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Screenshot of The Train

The Train

(Electronic Arts/Accolade, 1988)

Reviewed by CPC4eva

It’s 1944 and occupied France is on the cusp of being liberated by Allied forces. The German army is retreating back to Berlin on a train carrying France’s valuable art collection. As part of the French Resistance, you must stop the Germans and take the train to Rivière. Starting at the Metz train yards, you must avoid German soldiers shooting at you from buildings. From this point onwards the game becomes more involved as you engineer and navigate the train safely to your destination. It’s not easy; you must shoot down fighter planes and capture enemy train stations and bridges to protect the train and artwork from damage. The graphics are detailed, representing the theme admirably. The gameplay has a lot of staying power to keep you hooked; you just want one more go at taking the train from the German army.

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Screenshot of Trakers


(Cybervision, 1991)

An expedition of robots went to explore the planet Magellanx. Unfortunately, they left little Trakers behind, and now he’s got to find 10,000 credits to get back to Earth. As soon as you play it, you’ll realise that the game is based on the Dizzy series, where objects can be collected and used to solve puzzles. However, there are also lots of creatures to avoid, and some of them are far too tricky. The graphics are nice and cute and the sound effects are OK, but you’ll become very frustrated at how quickly you lose your nine lives.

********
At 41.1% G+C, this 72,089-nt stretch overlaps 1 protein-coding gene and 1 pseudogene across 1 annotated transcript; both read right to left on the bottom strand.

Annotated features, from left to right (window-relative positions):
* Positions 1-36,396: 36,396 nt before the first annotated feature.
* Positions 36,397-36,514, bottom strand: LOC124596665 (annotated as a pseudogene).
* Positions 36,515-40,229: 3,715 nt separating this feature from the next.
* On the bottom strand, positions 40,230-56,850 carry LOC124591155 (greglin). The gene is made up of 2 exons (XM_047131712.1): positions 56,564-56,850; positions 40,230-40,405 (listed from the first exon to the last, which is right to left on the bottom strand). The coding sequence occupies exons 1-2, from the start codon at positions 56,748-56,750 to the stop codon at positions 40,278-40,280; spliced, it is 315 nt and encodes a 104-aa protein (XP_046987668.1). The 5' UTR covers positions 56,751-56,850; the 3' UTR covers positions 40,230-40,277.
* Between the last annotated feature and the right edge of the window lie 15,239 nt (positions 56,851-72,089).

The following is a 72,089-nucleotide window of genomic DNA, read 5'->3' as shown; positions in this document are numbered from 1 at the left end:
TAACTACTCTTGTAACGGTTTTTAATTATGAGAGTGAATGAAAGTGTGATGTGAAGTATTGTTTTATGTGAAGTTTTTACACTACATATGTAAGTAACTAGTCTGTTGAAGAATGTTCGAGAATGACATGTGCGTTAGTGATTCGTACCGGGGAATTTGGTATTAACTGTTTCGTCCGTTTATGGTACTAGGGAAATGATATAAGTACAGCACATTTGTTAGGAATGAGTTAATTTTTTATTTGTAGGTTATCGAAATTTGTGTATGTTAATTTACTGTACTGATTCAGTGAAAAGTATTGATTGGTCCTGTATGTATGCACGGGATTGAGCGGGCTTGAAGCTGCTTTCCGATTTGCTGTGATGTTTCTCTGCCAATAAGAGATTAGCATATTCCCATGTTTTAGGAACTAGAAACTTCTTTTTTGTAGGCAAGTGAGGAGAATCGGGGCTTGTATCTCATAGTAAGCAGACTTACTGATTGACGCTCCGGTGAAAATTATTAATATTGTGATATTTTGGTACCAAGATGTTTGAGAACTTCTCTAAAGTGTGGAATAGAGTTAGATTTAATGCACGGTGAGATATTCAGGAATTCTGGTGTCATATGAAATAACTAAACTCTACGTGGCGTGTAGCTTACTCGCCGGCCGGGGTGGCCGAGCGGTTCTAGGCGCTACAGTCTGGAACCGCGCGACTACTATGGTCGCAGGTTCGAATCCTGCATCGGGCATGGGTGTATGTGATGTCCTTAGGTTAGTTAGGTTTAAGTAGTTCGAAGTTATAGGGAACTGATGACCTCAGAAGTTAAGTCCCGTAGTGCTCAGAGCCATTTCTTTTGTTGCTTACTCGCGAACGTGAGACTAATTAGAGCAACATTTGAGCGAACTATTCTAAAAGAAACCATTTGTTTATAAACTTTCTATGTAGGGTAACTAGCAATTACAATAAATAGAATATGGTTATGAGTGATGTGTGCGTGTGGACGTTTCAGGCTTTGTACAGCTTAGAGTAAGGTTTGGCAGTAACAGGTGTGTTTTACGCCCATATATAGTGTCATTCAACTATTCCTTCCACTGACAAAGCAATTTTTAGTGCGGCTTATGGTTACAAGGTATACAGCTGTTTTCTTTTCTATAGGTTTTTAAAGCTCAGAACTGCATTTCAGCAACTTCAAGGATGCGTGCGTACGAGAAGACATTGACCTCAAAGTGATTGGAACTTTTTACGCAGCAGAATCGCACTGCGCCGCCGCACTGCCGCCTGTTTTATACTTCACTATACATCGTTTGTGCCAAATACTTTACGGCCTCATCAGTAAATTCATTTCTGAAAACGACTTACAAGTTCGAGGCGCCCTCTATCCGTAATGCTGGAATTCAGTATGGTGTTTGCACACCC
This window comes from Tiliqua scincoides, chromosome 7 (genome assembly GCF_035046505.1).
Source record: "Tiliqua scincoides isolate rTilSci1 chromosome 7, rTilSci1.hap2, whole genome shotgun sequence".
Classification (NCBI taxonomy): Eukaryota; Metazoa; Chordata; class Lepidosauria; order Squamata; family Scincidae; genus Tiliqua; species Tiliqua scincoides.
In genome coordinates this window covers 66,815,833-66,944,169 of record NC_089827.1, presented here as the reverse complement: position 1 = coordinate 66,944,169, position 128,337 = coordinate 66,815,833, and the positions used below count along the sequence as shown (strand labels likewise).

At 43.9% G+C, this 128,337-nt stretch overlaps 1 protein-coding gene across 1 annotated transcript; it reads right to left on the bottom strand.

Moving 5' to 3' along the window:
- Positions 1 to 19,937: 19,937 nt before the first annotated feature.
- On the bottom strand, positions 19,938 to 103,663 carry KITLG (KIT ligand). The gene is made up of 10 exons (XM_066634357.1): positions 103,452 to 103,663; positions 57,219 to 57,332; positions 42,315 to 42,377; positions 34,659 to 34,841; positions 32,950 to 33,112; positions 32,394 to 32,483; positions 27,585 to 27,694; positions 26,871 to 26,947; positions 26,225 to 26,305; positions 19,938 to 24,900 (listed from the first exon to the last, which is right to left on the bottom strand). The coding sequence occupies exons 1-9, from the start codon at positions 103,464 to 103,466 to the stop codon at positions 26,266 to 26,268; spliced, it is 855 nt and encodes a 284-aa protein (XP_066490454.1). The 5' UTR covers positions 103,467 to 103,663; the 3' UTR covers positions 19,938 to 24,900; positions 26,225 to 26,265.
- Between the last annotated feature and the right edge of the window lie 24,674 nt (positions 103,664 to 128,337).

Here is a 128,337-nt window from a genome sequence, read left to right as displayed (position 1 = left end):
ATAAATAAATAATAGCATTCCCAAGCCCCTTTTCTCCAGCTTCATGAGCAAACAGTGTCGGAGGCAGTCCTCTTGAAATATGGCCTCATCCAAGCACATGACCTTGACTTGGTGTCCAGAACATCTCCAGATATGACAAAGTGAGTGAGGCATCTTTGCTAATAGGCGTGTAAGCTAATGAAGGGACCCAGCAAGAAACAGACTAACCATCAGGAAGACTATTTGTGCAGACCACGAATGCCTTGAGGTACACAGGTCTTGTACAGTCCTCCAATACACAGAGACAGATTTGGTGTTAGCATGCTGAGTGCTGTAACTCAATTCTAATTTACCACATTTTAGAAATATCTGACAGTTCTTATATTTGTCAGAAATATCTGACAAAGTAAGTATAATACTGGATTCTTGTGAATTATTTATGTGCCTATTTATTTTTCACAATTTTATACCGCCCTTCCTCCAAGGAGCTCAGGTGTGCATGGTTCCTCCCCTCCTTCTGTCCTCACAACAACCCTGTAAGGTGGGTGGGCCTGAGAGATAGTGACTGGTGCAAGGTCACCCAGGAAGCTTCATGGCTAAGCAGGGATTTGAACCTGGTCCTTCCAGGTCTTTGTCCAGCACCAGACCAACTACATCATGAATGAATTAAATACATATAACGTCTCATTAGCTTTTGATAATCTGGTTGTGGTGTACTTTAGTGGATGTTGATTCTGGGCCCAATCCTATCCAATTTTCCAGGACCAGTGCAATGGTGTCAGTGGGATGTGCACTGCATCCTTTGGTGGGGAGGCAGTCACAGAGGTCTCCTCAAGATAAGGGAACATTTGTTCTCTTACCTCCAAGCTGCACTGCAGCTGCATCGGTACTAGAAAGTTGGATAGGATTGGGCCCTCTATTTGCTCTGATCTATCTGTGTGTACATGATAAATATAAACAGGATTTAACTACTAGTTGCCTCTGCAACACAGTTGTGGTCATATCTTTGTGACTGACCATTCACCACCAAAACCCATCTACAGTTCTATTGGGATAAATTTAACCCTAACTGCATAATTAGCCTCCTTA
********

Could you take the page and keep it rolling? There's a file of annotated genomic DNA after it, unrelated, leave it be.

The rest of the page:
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Screenshot of Trance


(Remon, 1989)

Have you ever wanted to get lost in a trance and achieve a comatose state? Apparently, it can be achieved if you complete the six levels of this immensely challenging puzzle game. You have to fit twelve pentagonal shapes on to a sphere, and ensure that the numbers on each side of the pentagons match adjacent numbers in some way. It’s every bit as confusing as it sounds! A prize was offered for the first person to complete this game, but I doubt if anyone ever did! I’m going to lie down and recover now (and get away from all those puns on the word ‘trance’)...

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Screenshot of Trans-Atlantic Balloon Challenge: The Game

In 1987, Richard Branson and Per Lindstrand managed to cross the Atlantic Ocean in a hot air balloon. This game was released to coincide with their record-breaking attempt and it sees you and either a human or computer opponent competing with each other to cross the Atlantic first. Each player controls an eagle that acts like a guardian, and you have to watch out for various hazards that can damage your balloon. The eagle can destroy these hazards by firing laser-like sonic beams – yes, really! You’ll also need to watch your altitude and ensure the balloon remains in the air by burning fuel, but if you use too much fuel, you won’t make it across. The gameplay is boring, the graphics are nothing special, and the sound effects are very annoying; even the CPC’s default ‘beep’ is used as a warning sound!

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Screenshot of Transmuter


(Code Masters, 1987)

Billions of years in the future, the sun has turned into a red giant. The human race established cities deep beneath the Earth’s surface in order to survive. Most of them were eventually sent to other solar systems, but you have returned to Earth in your Transmuter spaceship to destroy the remaining defence systems. This is a very poor space shoot-’em-up from Code Masters; frankly, it’s one of the worst games they released for the CPC, and I expected much better from them. The graphics are ugly and have been taken straight from the Spectrum, and the scrolling is appallingly jerky. The music is brilliant, though; it’s the only positive thing about this game.